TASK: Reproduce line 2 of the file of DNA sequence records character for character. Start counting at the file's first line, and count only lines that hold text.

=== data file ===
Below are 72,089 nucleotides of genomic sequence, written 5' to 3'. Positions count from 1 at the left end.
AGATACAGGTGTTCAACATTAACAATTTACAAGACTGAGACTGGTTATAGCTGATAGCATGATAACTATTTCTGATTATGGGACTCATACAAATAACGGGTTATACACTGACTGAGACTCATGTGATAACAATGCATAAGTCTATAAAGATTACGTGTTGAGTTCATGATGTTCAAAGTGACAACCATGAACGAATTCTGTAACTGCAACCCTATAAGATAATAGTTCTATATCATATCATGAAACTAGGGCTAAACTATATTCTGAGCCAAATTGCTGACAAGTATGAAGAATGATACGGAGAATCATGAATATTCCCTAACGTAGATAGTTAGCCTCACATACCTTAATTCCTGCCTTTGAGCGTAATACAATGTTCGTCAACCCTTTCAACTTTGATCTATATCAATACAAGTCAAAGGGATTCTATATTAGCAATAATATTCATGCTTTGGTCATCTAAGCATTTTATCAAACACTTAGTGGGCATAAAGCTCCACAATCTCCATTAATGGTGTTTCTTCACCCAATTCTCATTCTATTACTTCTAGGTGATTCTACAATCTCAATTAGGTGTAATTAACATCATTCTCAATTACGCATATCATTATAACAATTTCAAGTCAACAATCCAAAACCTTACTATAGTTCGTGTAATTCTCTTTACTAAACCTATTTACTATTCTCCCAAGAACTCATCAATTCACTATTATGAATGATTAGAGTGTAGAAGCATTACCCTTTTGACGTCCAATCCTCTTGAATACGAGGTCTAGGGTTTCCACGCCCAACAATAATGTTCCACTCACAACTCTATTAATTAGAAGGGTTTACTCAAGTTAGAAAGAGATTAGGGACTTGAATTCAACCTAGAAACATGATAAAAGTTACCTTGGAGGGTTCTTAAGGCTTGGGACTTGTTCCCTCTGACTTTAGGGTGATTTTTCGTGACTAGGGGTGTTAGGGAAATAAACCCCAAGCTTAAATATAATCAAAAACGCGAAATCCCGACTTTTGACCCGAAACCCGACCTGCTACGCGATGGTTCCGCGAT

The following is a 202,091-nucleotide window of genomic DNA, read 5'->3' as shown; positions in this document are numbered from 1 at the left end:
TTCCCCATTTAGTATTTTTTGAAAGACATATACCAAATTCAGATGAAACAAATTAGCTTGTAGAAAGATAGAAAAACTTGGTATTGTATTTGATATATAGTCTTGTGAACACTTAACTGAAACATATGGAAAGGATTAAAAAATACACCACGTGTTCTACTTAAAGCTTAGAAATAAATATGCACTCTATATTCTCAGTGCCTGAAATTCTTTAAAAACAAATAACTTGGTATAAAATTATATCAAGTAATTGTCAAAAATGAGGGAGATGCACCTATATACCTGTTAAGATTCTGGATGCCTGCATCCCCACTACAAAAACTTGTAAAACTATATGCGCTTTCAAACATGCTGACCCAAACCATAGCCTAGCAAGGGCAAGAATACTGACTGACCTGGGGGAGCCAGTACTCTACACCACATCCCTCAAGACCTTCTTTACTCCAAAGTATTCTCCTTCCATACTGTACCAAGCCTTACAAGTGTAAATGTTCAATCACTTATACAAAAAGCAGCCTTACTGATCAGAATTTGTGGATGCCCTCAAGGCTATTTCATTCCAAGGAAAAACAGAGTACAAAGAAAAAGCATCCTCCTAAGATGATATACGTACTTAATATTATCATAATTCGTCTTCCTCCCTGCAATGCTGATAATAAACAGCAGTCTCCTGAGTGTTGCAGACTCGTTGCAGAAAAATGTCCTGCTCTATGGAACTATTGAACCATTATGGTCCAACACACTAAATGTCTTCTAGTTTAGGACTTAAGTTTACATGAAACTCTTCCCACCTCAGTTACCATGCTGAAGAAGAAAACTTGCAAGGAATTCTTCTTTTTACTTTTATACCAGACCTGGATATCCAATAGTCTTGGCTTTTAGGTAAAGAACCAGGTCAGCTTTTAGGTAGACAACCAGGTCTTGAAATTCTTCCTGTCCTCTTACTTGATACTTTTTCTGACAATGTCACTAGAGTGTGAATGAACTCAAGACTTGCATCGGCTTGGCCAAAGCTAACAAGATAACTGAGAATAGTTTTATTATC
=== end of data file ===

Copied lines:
AGATACAGGTGTTCAACATTAACAATTTACAAGACTGAGACTGGTTATAGCTGATAGCATGATAACTATTTCTGATTATGGGACTCATACAAATAACGGGTTATACACTGACTGAGACTCATGTGATAACAATGCATAAGTCTATAAAGATTACGTGTTGAGTTCATGATGTTCAAAGTGACAACCATGAACGAATTCTGTAACTGCAACCCTATAAGATAATAGTTCTATATCATATCATGAAACTAGGGCTAAACTATATTCTGAGCCAAATTGCTGACAAGTATGAAGAATGATACGGAGAATCATGAATATTCCCTAACGTAGATAGTTAGCCTCACATACCTTAATTCCTGCCTTTGAGCGTAATACAATGTTCGTCAACCCTTTCAACTTTGATCTATATCAATACAAGTCAAAGGGATTCTATATTAGCAATAATATTCATGCTTTGGTCATCTAAGCATTTTATCAAACACTTAGTGGGCATAAAGCTCCACAATCTCCATTAATGGTGTTTCTTCACCCAATTCTCATTCTATTACTTCTAGGTGATTCTACAATCTCAATTAGGTGTAATTAACATCATTCTCAATTACGCATATCATTATAACAATTTCAAGTCAACAATCCAAAACCTTACTATAGTTCGTGTAATTCTCTTTACTAAACCTATTTACTATTCTCCCAAGAACTCATCAATTCACTATTATGAATGATTAGAGTGTAGAAGCATTACCCTTTTGACGTCCAATCCTCTTGAATACGAGGTCTAGGGTTTCCACGCCCAACAATAATGTTCCACTCACAACTCTATTAATTAGAAGGGTTTACTCAAGTTAGAAAGAGATTAGGGACTTGAATTCAACCTAGAAACATGATAAAAGTTACCTTGGAGGGTTCTTAAGGCTTGGGACTTGTTCCCTCTGACTTTAGGGTGATTTTTCGTGACTAGGGGTGTTAGGGAAATAAACCCCAAGCTTAAATATAATCAAAAACGCGAAATCCCGACTTTTGACCCGAAACCCGACCTGCTACGCGATGGTTCCGCGAT